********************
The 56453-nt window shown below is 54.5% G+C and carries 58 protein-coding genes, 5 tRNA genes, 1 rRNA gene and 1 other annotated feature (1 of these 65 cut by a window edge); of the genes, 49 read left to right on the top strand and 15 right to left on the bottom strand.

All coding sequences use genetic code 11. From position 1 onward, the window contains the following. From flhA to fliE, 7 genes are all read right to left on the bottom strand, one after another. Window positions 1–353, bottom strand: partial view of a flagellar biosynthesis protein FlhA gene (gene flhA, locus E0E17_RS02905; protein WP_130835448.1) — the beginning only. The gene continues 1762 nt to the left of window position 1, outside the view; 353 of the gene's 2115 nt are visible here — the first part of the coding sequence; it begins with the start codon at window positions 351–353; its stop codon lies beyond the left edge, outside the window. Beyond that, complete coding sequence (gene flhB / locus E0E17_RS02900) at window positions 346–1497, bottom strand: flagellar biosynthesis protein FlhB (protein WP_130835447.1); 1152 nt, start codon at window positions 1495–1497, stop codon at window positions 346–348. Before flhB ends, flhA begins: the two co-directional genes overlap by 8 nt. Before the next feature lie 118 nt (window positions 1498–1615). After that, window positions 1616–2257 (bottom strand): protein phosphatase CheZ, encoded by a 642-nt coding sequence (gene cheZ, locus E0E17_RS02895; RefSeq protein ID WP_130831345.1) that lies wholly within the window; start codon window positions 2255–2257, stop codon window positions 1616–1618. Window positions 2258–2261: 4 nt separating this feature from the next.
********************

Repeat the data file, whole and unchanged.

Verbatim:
The 56453-nt window shown below is 54.5% G+C and carries 58 protein-coding genes, 5 tRNA genes, 1 rRNA gene and 1 other annotated feature (1 of these 65 cut by a window edge); of the genes, 49 read left to right on the top strand and 15 right to left on the bottom strand.

All coding sequences use genetic code 11. From position 1 onward, the window contains the following. From flhA to fliE, 7 genes are all read right to left on the bottom strand, one after another. Window positions 1–353, bottom strand: partial view of a flagellar biosynthesis protein FlhA gene (gene flhA, locus E0E17_RS02905; protein WP_130835448.1) — the beginning only. The gene continues 1762 nt to the left of window position 1, outside the view; 353 of the gene's 2115 nt are visible here — the first part of the coding sequence; it begins with the start codon at window positions 351–353; its stop codon lies beyond the left edge, outside the window. Beyond that, complete coding sequence (gene flhB / locus E0E17_RS02900) at window positions 346–1497, bottom strand: flagellar biosynthesis protein FlhB (protein WP_130835447.1); 1152 nt, start codon at window positions 1495–1497, stop codon at window positions 346–348. Before flhB ends, flhA begins: the two co-directional genes overlap by 8 nt. Before the next feature lie 118 nt (window positions 1498–1615). After that, window positions 1616–2257 (bottom strand): protein phosphatase CheZ, encoded by a 642-nt coding sequence (gene cheZ, locus E0E17_RS02895; RefSeq protein ID WP_130831345.1) that lies wholly within the window; start codon window positions 2255–2257, stop codon window positions 1616–1618. Window positions 2258–2261: 4 nt separating this feature from the next.